For a turntable, I would guess that ideally you'd have no increase or decrease. The platter should consistently maintain the appropriate speed and also be stable in terms of resonances. A positive effect might be speeding up, a negative slowing down. I am just guessing at all of this. You may not want to get into this, but it might also suggest direct drive is superior to belt drive, at least in this aspect. Reading about turntables it is clear that many people feel this way.

I also have no idea about MDF. Budget speakers also use MDF, while more upscale models use real wood and other materials. A quick read suggests it is more dense and rigid than wood. I would think something dense and rigid, while seemingly ideal for speakers/turntables, would not absorb energy as well as something softer would. It might be stronger but it doesn't have as much give, and therefore less energy absorbing capability.
 

Silver Member
Username: Magfan

USA

Post Number: 928
Registered: Oct-07
The way Dual did it years ago was to have a 2-piece platter. Each half would ring like a bell. But the frequencies were such that when bolted together it was pretty inert.
These were mostly idler wheel designs which simply would not pass muster today.
But I did have one major revelation. I had always used whatever the budget Pickering cart was at the time. Never got to the V-15 level.
Tried Empire (awful) and Shure models.
The one I remember best and still have in its fitted case was the Ortofon LM-20 I must have spent over 100$ on, late 70s or so.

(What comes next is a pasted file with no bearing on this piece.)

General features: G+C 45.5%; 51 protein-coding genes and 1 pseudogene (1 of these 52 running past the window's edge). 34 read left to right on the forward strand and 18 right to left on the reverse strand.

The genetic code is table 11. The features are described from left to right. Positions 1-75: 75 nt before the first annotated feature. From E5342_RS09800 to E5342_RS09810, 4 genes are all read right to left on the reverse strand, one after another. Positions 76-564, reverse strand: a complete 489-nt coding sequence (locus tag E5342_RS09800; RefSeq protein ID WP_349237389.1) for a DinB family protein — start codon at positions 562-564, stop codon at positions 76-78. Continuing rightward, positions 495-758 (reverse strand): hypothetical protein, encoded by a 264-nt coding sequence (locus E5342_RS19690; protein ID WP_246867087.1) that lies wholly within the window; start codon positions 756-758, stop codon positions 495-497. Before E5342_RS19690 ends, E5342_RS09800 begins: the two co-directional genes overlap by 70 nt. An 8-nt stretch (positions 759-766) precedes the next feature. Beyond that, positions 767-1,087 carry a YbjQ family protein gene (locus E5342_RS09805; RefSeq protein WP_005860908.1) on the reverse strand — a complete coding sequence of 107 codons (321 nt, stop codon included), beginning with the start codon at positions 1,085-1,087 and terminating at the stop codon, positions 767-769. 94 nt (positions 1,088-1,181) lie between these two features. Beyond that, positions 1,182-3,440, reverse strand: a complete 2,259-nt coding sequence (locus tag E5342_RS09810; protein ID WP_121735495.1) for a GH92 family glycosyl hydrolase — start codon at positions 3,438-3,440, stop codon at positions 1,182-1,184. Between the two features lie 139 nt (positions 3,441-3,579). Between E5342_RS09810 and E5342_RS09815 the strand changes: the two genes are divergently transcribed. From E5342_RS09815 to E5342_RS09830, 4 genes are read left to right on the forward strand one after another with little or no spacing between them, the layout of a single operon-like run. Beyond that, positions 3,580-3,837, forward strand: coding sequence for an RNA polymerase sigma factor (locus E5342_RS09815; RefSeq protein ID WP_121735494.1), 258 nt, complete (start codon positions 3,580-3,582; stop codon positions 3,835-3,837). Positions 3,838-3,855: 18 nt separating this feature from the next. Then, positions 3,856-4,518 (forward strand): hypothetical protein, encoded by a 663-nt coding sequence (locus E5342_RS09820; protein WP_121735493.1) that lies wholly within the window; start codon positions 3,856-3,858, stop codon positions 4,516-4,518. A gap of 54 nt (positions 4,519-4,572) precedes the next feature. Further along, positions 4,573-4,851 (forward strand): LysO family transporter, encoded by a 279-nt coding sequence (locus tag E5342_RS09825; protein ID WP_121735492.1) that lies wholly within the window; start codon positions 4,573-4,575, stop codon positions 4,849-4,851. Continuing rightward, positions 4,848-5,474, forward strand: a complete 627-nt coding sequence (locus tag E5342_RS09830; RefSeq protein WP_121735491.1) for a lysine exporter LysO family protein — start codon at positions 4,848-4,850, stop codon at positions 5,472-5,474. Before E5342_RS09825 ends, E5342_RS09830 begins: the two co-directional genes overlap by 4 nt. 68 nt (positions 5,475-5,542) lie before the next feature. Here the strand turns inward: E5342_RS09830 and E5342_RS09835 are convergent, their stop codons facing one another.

Man, that was amazing. I can still remember going thru every record I owned over the next few months and it was like hearing them all for the first time.

Dan, want some closed loop feedback? Put a TT on top of a speaker and put on some music. Turn it up until you 'notice an effect'.
 

Platinum Member
Username: Jan_b_vigne

Dallas, TX

Post Number: 14616
Registered: May-04
.

A "closed loop" system, in the context of an analog "phonograph" turntable, is a system in which energy is wholly contained within the confines of the component. In other words all other components in the system have reactive energy that is fed to their inputs and that energy is reacted upon at their outputs. All other components in the audio system therefore would be "open loop" systems which depend on and react to other components. Kind of goobledygook but it is intended to say the turntable should have nothing it reacts to other than the energy being input from the record groove it is tracing and nothing should come out of the table other than what went in. Unfortunately, that concept must meet reality when the closed loop of the table mets the enviroment of the system it feeds.